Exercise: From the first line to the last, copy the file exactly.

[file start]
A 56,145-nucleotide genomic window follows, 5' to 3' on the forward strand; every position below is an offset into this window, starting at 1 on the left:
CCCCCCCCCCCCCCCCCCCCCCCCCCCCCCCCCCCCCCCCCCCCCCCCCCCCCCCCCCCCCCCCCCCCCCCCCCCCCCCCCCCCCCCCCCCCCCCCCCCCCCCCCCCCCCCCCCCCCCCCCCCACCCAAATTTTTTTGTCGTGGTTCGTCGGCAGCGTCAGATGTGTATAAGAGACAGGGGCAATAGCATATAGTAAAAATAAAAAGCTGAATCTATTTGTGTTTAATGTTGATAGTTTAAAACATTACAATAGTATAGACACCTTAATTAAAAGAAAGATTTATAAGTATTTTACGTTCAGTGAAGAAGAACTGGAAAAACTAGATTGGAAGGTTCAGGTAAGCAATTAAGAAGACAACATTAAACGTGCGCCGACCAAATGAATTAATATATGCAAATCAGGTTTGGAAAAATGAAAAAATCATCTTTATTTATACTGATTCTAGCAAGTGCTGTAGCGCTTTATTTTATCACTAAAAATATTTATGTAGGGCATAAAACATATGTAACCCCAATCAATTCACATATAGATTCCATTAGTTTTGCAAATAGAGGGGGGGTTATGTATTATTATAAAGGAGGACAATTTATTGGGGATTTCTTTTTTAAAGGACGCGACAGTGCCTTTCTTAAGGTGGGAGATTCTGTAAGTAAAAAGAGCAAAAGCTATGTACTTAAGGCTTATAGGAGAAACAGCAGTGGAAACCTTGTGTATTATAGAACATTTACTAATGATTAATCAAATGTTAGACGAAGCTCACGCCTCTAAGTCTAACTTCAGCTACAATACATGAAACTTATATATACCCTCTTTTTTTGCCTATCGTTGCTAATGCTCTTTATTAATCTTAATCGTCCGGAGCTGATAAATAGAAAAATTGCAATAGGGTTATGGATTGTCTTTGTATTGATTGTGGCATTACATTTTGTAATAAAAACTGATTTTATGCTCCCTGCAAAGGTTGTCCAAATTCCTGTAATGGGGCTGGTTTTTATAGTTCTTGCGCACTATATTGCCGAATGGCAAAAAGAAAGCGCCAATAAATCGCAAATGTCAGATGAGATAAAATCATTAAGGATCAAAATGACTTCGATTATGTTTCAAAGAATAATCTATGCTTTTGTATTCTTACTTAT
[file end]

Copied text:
A 56,145-nucleotide genomic window follows, 5' to 3' on the forward strand; every position below is an offset into this window, starting at 1 on the left:
CCCCCCCCCCCCCCCCCCCCCCCCCCCCCCCCCCCCCCCCCCCCCCCCCCCCCCCCCCCCCCCCCCCCCCCCCCCCCCCCCCCCCCCCCCCCCCCCCCCCCCCCCCCCCCCCCCCCCCCCCCCACCCAAATTTTTTTGTCGTGGTTCGTCGGCAGCGTCAGATGTGTATAAGAGACAGGGGCAATAGCATATAGTAAAAATAAAAAGCTGAATCTATTTGTGTTTAATGTTGATAGTTTAAAACATTACAATAGTATAGACACCTTAATTAAAAGAAAGATTTATAAGTATTTTACGTTCAGTGAAGAAGAACTGGAAAAACTAGATTGGAAGGTTCAGGTAAGCAATTAAGAAGACAACATTAAACGTGCGCCGACCAAATGAATTAATATATGCAAATCAGGTTTGGAAAAATGAAAAAATCATCTTTATTTATACTGATTCTAGCAAGTGCTGTAGCGCTTTATTTTATCACTAAAAATATTTATGTAGGGCATAAAACATATGTAACCCCAATCAATTCACATATAGATTCCATTAGTTTTGCAAATAGAGGGGGGGTTATGTATTATTATAAAGGAGGACAATTTATTGGGGATTTCTTTTTTAAAGGACGCGACAGTGCCTTTCTTAAGGTGGGAGATTCTGTAAGTAAAAAGAGCAAAAGCTATGTACTTAAGGCTTATAGGAGAAACAGCAGTGGAAACCTTGTGTATTATAGAACATTTACTAATGATTAATCAAATGTTAGACGAAGCTCACGCCTCTAAGTCTAACTTCAGCTACAATACATGAAACTTATATATACCCTCTTTTTTTGCCTATCGTTGCTAATGCTCTTTATTAATCTTAATCGTCCGGAGCTGATAAATAGAAAAATTGCAATAGGGTTATGGATTGTCTTTGTATTGATTGTGGCATTACATTTTGTAATAAAAACTGATTTTATGCTCCCTGCAAAGGTTGTCCAAATTCCTGTAATGGGGCTGGTTTTTATAGTTCTTGCGCACTATATTGCCGAATGGCAAAAAGAAAGCGCCAATAAATCGCAAATGTCAGATGAGATAAAATCATTAAGGATCAAAATGACTTCGATTATGTTTCAAAGAATAATCTATGCTTTTGTATTCTTACTTAT